WATKIN David (ed.), HEWAT-JABOOR Philip (ed.),
Thomas Hope: Designer and Patron in Regency London
© Yale University Press
About the catalogue:
The son of the wealthiest merchant bankers in Europe, Thomas Hope (1769-1831) was a major catalyst in the arts of Regency England. At the age of 18, he embarked on a Grand Tour to the Continent and started to assemble the remarkable art collection that he later installed in his Duchess Street house in central London. Hope's remodeling and interior decoration of that house fostered what became known as the Regency.
This book is the most comprehensive study to date of Thomas Hope, focusing on his multifaceted role as designer and patron. The contributors examine his wide-ranging contribution to the arts as well as his extensive writings. Richly illustrated with new photographs, the volume presents a vast array of paintings, furniture, sculpture, and works of art, many of which have never been published before.
Thomas Hope: Designer and Patron in Regency London
Eds. David Watkin & Philip Hewat-Jaboor
Co-Curators: Philip Hewat-Jaboor & Daniella Ben-Arie
- Foreword, by Susan Weber Soros
- Introduction and Acknowledgements, by David Watkin
- Family Tree and Chronology, by Daniella Ben-Arie
- European Wealth and Ottoman Travel, by Dr. Philip Mansel
- The Reform of Taste in London: Hope's House in Duchess Street, by Prof. David Watkin
- Critic and Historian: Hope's Writings on Architecture, Furniture, and Interior Decoration, by David Watkin
Part 1. Household Furniture and Interior Decoration
Part 2. The Dowing College Controversy and the Greek Revival
Part 3. An Historical Essay on Architecture
- Thomas Hope's Furniture: "A Delightful and Varied Significance of Shape and Embellishment", by Frances Collard
- Fashion a L'Antique. Thomas Hope and Regency Dress, by Dr. Aileen Ribeiro
- "Character, Pleasing Outline, and Appropriate Meaning": Thomas Hope's Metalwork for Duchess Street, by Martin Chapman
- The Past as a Foreign Country: Thomas Hope's Collection of Antiquities, by Dr. Ian Jenkins
- "A zealous and liberal patronage of its contemporary professors": Thomas Hope's modern sculptures, by Prof. David Bindman
- The Collection of Contemporary Pictures of Thomas Hope, by Jeannie Chapel
- The Collections of Old Masters of John Hope and his sons Thomas Hope and Henry Philip Hope, by Jeannie Chapel
- The Hope Family in London: Collecting and Patronage, by Daniella Ben-Arie
- The Reform of Taste in the Country: The Deepdene, by David Watkin
- The Tragic Mask of Anastasius/ Selim: A New Introduction to Hope's Novel, by Jerry Nolan
- Hope's Philosophical Excursus, by Prof. Roger Scruton
- The Afterlife of Hope, by David Watkin and Frances Collard
- Bibliography, by Daniella Ben Arie
The catalogue is available here.
Place and publisher: Yale University Press
Date of publication: 2008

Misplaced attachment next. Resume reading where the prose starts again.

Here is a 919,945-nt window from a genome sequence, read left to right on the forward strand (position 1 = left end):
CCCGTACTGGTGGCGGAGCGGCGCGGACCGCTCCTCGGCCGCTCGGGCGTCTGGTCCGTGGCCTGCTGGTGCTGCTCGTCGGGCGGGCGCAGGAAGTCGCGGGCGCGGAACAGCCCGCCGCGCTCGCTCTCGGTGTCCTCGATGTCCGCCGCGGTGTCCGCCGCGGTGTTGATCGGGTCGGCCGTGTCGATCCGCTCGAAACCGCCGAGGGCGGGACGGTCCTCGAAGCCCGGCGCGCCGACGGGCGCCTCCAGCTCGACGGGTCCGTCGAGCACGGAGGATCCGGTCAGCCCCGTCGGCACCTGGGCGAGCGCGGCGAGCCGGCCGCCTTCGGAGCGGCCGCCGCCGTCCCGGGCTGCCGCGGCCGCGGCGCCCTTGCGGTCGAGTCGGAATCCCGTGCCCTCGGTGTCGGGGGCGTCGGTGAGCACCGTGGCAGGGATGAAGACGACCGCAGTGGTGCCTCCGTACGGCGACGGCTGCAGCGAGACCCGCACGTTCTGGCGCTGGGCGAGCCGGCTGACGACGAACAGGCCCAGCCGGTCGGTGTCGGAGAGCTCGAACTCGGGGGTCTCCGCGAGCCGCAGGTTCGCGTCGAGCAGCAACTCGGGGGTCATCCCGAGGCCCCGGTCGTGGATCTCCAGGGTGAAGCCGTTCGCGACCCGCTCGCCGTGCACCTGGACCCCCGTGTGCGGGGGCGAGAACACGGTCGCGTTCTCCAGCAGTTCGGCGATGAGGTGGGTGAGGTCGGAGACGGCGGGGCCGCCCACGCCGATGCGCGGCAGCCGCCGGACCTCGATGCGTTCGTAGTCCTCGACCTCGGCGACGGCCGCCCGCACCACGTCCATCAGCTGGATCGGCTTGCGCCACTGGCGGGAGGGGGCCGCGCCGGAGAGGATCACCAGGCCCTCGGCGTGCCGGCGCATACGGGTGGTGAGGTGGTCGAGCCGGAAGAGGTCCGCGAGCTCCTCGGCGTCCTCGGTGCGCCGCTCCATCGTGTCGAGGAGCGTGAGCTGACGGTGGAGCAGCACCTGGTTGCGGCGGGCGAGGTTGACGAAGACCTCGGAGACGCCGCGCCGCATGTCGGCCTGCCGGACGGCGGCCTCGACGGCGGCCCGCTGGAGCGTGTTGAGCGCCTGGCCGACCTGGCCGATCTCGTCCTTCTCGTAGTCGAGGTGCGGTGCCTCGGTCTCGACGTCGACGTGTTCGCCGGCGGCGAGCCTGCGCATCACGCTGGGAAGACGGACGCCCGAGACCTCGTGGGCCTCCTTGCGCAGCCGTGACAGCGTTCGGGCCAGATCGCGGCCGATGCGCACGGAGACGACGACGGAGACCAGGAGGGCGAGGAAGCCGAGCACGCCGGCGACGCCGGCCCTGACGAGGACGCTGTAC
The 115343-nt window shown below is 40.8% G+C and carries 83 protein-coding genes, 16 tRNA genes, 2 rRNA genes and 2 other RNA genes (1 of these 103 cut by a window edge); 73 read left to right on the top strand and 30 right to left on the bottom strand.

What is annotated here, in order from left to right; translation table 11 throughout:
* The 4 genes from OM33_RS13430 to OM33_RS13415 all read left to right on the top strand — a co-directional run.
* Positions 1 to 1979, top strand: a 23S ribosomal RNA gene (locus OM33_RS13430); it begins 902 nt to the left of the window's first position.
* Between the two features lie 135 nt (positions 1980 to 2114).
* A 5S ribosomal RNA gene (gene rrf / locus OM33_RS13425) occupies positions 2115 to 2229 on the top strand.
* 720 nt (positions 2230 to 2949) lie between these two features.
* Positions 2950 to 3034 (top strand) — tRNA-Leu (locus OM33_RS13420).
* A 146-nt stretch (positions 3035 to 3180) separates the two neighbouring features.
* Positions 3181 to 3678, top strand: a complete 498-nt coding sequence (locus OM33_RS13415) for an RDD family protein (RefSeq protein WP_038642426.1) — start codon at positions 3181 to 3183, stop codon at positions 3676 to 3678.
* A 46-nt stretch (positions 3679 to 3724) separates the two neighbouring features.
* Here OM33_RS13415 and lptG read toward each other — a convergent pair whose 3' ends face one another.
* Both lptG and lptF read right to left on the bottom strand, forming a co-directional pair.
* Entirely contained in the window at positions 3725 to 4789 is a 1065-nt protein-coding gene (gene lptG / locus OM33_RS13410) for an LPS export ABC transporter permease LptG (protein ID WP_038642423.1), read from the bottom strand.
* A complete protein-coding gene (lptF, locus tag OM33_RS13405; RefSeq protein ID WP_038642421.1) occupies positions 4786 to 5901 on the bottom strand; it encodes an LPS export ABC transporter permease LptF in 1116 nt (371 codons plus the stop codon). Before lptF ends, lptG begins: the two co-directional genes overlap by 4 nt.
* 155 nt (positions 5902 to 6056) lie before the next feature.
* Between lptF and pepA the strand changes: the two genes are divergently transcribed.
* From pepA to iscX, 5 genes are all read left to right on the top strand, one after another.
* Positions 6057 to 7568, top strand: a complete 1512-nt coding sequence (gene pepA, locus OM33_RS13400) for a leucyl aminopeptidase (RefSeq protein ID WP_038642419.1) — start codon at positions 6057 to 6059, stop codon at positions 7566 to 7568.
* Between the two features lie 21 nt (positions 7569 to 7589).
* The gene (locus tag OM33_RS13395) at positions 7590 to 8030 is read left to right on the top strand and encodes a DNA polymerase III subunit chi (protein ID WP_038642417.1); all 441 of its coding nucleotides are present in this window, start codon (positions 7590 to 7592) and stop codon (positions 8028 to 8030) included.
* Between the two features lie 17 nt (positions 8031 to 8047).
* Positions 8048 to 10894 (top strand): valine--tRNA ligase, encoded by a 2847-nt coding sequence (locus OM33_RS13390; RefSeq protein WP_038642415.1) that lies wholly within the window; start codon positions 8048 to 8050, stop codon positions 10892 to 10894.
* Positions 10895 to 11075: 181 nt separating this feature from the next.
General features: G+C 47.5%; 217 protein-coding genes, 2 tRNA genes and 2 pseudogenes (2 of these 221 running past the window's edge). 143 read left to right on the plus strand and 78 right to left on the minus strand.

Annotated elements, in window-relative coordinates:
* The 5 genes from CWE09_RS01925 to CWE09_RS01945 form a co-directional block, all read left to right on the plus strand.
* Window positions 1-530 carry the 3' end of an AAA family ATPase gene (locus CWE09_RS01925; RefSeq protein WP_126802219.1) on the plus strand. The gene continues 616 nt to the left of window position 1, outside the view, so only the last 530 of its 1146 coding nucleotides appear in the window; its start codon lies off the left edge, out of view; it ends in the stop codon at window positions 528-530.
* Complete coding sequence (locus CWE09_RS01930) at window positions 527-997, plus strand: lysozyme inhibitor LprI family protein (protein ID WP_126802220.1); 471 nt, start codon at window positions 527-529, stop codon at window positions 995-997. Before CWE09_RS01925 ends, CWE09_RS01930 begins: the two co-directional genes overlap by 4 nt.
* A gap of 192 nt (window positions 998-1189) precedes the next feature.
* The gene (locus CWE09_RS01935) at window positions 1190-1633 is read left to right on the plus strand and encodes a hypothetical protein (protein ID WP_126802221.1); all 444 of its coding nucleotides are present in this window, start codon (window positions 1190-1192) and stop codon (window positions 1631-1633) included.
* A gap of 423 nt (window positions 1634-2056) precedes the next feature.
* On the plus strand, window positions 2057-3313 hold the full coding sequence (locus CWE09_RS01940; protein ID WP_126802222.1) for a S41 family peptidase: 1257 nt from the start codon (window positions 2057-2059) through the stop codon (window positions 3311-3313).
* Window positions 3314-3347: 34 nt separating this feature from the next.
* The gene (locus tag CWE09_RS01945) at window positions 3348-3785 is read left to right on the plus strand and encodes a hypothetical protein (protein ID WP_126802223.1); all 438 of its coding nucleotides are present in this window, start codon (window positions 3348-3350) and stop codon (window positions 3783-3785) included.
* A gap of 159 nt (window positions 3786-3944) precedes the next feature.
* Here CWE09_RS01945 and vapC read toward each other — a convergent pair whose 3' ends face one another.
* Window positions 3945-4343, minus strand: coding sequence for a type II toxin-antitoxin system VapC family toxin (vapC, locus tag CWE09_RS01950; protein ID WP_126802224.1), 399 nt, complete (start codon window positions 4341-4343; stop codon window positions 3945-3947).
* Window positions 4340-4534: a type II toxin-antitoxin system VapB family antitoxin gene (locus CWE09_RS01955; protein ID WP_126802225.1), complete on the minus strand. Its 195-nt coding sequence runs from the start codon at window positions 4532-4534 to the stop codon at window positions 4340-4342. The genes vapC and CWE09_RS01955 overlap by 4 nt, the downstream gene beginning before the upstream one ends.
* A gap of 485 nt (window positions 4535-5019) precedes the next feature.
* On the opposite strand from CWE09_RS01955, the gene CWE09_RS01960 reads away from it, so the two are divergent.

Number of pages: 520
This week’s book(s):
Description: From the publishers:
"Wellington's momentous victory over Napoleon was the culminating point of a brilliant military career. Yet Wellington's achievements were far from over: he commanded the allied army of occupation in France to the end of 1818, returned home to a seat in Lord Liverpool's cabinet, and became prime minister in 1828. He later served as a senior minister in Peel's government and remained Commander-in-Chief of the Army for a decade until his death in 1852.
In this richly detailed work, the second and concluding volume of Rory Muir's definitive biography, the author offers a substantial reassessment of Wellington's significance as a politician and a nuanced view of the private man behind the legend of the selfless hero. Muir presents new insights into Wellington's determination to keep peace at home and abroad, achieved by maintaining good relations with the Continental powers and resisting radical agitation while granting political equality to the Catholics in Ireland rather than risk civil war. And countering one-dimensional pictures of Wellington as a national hero, Muir paints a portrait of a well-rounded man whose austere demeanor on the public stage belied his entertaining, gossipy, generous, and unpretentious private self.
Rory Muir is visiting research fellow, School of History and Politics, University of Adelaide. He is the author of several previous books related to Wellington's career, including the first volume of this two-volume set, Wellington: The Path to Victory, 1769–1814. He lives in Australia".
The accompanying Commentary of Rory Muir's two-volume biography of Arthur Wellesley, the Duke of Wellington has been made available by Yale University Press to read online or as a free download on the website of the biography here. The Commentary, originally written by Rory Muir for his own use, is the extended text from the first volume of Rory Muir's definitive biography, Wellington: The Path to Victory, 1769-1814.
Place and publisher: Newhaven and London, Yale University Press
Date of publication: 2015
Number of pages: 728
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